Camping Tents Australia
If you are thinking of choosing a tent, whether it be a first time purchase or an upgrade to a bigger, more modern tent, we believe that there are some tips you should follow to ensure your money is spent wisely.
The wrong tent, could turn your camping trip into a not-so-happy camping adventure.
1. Number of people using the tent
Always, always, ignore the concept that a 4 man tent, sleeps 4. It does not. It might just sleep 3, but for a comfortable experience, 2 would be best in such a tent.
The specifications of say a 4 man tent, means that 4 people would be a tight fit, with no space for baggage etc. So, a family of 4 should look at a tent that is a 6 person tent. This will give your room for bedding and smaller areas to store clothes etc. Should the weather be poor, that extra space will be a godsend with all of you in the tent.
Think of what space you will need in that tent, and what you want stored in the tent with you.
Think about the height of the adults who will sleep in it – very tall people are going to need to sleep without being curled up in a ball. Know your measurements and that of the tent you are looking at.
With tents, size does matter.
2. Conditions you will use the tent in
Some tents are better suited to different environments.
A summer tent will be lightweight material, have a lot of ventilation and not designed for harsh conditions. A three season tent will be more likely able to survive heavier rain and winds, and provide protection from the cold.
True winter tents are probably not very common in Australia as our conditions are more mild. But if you are planning on camping in snow, then your tent needs to be a winter tent - not a 3 season tent. Shop carefully to get the tent that suits the weather.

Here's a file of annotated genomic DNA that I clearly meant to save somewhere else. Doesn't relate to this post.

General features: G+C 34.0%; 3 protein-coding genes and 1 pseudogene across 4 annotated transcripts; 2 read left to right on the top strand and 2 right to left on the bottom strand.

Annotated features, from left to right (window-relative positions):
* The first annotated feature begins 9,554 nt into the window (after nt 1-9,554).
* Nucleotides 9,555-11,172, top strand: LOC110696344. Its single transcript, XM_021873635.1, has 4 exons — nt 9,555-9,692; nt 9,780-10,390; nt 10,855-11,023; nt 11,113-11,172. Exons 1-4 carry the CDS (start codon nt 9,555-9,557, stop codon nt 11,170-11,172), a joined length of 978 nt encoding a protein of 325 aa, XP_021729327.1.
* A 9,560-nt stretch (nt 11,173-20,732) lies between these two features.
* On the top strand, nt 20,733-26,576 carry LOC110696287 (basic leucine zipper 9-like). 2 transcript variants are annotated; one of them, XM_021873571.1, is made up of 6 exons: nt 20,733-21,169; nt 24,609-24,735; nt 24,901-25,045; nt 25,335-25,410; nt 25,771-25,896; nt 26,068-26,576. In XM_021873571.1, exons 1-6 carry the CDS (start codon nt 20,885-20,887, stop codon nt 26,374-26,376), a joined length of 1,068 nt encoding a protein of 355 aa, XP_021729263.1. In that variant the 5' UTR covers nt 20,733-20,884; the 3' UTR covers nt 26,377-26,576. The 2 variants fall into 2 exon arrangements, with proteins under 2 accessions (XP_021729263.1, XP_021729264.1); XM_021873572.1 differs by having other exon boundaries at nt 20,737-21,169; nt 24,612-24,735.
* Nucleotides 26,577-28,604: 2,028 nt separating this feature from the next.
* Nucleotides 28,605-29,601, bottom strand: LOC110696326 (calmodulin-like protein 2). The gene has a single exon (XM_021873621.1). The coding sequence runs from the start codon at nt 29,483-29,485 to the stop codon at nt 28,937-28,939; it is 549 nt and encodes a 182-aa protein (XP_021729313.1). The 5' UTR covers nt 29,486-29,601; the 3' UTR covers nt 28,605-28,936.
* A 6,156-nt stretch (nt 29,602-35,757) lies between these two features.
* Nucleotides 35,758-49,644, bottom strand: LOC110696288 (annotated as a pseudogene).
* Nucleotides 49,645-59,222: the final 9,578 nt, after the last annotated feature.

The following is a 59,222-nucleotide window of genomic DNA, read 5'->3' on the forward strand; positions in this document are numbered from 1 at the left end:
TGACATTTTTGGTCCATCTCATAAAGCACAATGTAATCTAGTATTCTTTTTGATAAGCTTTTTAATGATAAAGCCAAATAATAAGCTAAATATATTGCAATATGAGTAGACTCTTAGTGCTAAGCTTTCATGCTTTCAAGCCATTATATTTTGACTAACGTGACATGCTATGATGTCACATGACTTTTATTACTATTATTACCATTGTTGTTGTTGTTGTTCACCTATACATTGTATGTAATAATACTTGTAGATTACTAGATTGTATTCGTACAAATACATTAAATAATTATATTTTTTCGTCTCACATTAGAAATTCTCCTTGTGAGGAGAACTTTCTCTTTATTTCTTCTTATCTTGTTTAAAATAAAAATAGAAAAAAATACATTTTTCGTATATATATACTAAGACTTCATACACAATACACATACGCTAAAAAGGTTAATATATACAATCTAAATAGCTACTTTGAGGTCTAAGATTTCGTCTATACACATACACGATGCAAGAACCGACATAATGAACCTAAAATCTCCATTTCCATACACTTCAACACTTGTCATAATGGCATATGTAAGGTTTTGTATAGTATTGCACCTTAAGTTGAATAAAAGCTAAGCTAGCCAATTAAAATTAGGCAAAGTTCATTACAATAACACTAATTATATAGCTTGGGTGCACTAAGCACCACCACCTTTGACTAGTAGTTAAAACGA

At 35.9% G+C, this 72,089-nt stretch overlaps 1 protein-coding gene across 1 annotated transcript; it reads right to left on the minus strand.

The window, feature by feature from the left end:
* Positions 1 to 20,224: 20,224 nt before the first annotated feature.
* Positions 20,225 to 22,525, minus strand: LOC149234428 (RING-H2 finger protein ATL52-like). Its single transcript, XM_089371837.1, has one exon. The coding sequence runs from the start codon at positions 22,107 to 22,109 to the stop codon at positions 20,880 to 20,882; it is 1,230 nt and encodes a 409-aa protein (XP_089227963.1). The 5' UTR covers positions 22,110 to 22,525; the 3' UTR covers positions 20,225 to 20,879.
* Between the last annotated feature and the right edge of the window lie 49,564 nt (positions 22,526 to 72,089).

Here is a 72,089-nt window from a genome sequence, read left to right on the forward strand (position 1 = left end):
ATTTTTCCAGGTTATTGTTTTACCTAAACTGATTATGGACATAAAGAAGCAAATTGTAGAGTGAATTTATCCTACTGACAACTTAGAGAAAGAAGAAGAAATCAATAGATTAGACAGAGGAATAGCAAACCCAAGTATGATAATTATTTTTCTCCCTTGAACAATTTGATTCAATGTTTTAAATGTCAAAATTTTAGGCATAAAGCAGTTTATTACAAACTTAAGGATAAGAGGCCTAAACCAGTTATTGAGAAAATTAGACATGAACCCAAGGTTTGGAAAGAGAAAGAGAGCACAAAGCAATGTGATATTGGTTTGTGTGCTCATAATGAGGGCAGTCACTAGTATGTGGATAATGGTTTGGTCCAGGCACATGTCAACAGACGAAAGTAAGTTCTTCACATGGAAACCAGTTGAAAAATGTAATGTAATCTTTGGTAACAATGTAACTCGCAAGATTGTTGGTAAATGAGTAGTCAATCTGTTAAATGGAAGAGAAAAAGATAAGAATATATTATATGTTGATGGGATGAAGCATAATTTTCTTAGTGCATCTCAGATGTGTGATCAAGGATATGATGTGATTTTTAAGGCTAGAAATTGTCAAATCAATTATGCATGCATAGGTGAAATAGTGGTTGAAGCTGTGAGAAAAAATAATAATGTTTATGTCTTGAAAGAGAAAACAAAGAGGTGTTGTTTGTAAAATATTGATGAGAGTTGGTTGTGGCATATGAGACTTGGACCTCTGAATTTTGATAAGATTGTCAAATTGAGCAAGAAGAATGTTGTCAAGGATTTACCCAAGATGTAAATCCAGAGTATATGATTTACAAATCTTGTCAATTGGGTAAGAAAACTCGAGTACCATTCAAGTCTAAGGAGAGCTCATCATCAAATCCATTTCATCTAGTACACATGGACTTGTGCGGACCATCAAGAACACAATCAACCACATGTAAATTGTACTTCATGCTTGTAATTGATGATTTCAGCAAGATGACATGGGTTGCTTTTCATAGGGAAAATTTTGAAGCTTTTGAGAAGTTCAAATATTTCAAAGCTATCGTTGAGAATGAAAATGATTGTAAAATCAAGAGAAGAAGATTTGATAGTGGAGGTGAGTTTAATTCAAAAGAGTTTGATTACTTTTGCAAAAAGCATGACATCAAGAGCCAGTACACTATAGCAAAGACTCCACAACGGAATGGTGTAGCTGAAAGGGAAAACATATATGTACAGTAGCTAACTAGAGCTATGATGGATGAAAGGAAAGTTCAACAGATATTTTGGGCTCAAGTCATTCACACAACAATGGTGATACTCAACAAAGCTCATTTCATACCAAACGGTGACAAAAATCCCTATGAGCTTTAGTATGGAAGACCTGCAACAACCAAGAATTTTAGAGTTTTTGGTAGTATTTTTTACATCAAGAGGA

If you are "fair weather" camper only, meaning you want to camp when its a calm and sunny day, your tent doesn't need to be top of the range, but even the most perfect weather can change rapidly, so you need to think about your tent and how it would go, should a storm arise unexpectedly.
Photo: Todd Lappin3. Ease of use
I have seen in the shops, this fantastic tent, with lots of rooms and storage areas – sleeps 10. But how long did it take to set up? Was a small army required? You need to consider that when purchasing a tent. The salesperson told me it took a long time and a group of them – and they were the experts!
You do not want to spend hours upon arrival at your camp location, trying to put a tent up (whether you are alone or have enlisted your unhappy children who just want to play, not pass you poles and pegs).
Ease of use is imperative.
If possible, try and do it in the shop though this may not always be a realistic option. YouTube has a lot of videos of putting up different tents. Find the one you are interested in and watch it – see how it works, and if it is an achievable option by yourself.
Remember also – the bigger the tent, the bigger the campsite you will need.
Some campsites are just not designed for big tents, and you will need to find a large, level spot, away from overhanging tree branches.
Not sure how to pitch the tent? Then YouTube is going to be a great source of information for you. Search for the tent you are thinking about purchasing, and see if there is a YouTube video showing it put up.
Look for independent reviewers as opposed to the manufacturer video (they have a vested interest in ensuring it looks easy). A reviewer who is not associated with the company will point out the pitfalls more readily! (Like we do here at this site)
4. Materials of tent
Check closely what the tent is made of because that could influence your choice.